Almost all work settings that deal with intelligent technologies have one overarching goal: Figure out how to get value out of the damn thing. For technologists this is more about how to design and build. For marketers and business development professionals, how to pitch, and to whom. For managers, when to buy and how to implement. For users, building and mastering new techniques. Over 80 years of social science tells us very clearly that if approved means won’t allow these interdependent professionals to innovate and adapt their way forward into this exponential technostorm, some percentage of them are going to turn to inappropriate means to do so.
We’ve wired up the globe with an interconnected system of cheap sensors—keyboards, touchscreens, cameras, GPS chips, fingerprint scanners, networks to transmit and store the data, and now, crucially, machine-learning-style algorithms to analyze and make predictions based on this data. Each year that we build out this infrastructure it gets radically easier to observe, analyze, judge, and control individual behavior—not just as workers but also as citizens. And work has gotten a lot more complex. Just a decade or two ago, the only authority that had any sway in complex work was the expert on the scene. Now we’ve got a host of professionals and paraprofessionals with distinct expertise that get a say in how the work is going and who should be rewarded and punished. This comes via formal mechanisms like 360-degree performance reviews but also informally: Who gets to decide whether a professor is pacing her lectures appropriately, or whether a beat cop is taking too long to report back as they reach their patrol destinations? Or whether any of us was adapting or innovating appropriately? Ten years ago, the answer was basically one person. Now it can be many, including those who have access offsite and after the fact. Anyone can call foul, and all of them are empowered with massive new sources of rich data and predictive analytics.
All this means that the gray area is shrinking. Few people prefer to innovate and adapt in ways that risk catastrophe or punishment—but some will turn in this direction when they know that approved means will fail. Like it or not, more and more critical innovation and adaptation will be happening in areas of social life previously reserved for “capital D” deviants, criminals, and ne’er-do-wells. Leaders, organizations, groups, and individuals that get wise to this new reality will get ahead.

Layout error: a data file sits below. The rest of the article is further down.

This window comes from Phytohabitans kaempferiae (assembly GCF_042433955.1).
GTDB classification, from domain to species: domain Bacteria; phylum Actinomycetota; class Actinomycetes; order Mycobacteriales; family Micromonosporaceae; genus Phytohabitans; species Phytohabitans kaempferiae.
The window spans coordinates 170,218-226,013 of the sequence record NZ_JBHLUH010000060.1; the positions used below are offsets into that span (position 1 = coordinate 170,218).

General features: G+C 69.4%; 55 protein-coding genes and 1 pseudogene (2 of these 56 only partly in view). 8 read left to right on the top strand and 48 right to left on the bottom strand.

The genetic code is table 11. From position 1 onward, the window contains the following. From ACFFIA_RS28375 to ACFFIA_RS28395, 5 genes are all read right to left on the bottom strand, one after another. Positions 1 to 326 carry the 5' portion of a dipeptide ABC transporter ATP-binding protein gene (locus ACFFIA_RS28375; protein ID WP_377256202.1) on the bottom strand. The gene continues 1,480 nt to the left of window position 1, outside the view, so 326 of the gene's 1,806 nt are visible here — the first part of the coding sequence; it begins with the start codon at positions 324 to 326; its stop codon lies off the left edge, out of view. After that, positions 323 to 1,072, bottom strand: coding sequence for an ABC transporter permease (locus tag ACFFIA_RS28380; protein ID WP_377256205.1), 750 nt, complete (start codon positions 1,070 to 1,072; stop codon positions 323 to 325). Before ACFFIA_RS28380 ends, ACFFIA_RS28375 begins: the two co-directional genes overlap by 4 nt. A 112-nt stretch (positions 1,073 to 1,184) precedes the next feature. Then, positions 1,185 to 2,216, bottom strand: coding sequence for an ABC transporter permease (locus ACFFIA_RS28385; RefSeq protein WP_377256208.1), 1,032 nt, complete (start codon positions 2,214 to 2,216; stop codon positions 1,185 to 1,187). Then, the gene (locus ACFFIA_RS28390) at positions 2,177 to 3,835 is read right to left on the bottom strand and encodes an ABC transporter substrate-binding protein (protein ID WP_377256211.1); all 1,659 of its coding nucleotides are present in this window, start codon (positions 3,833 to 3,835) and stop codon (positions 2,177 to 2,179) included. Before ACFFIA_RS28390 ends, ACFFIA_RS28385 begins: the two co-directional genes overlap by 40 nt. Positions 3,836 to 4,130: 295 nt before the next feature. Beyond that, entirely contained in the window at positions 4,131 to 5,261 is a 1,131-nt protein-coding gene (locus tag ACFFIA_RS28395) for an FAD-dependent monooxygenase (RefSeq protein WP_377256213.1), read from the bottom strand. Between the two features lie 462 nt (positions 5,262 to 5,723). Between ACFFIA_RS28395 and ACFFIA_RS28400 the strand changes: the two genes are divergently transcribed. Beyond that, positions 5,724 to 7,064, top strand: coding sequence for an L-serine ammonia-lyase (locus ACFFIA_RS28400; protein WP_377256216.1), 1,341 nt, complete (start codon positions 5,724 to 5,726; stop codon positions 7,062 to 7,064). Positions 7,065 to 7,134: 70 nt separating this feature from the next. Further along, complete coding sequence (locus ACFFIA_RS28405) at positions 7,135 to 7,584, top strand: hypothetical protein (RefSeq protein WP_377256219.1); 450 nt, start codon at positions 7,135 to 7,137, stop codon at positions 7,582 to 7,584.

But how? How can we look into the shadows to find these sketchy entrepreneurs, understand their practices, and capitalize on them while maintaining a sense of trust in our critical values?
Here are some questions to ask yourself, drawn from early indicators I’ve seen on the front lines of work involving intelligent machines:
Can you exercise surveillance restraint? Sometimes your organization, team, or even a single coworker will adapt more productively if you leave stones unturned and cameras off. To take just a tiny step in this direction in a robotic surgery, this might mean turning off the TVs while a resident is operating. You might want to do this kind of thing earlier on in residents’ training to give them space to make minor mistakes and to struggle without the entire room coming to a snap judgment about their capability. It’s that kind of early judgment that leads residents to conclude they have to learn away from prying eyes.
The broader point is that there’s a certain point at which surveillance, analysis, prediction, and control stops yielding returns: not because the data or predictions are wrong, but because you are destroying the underobserved spaces where people feel free to experiment, fail, and think through a problem. Moreover, excessive surveillance, quantification, and predictive analytics can drive the work experience down the toilet. Rolling this back will be exceptionally difficult in cultures or organizations that prize technical progress and data-based decisionmaking.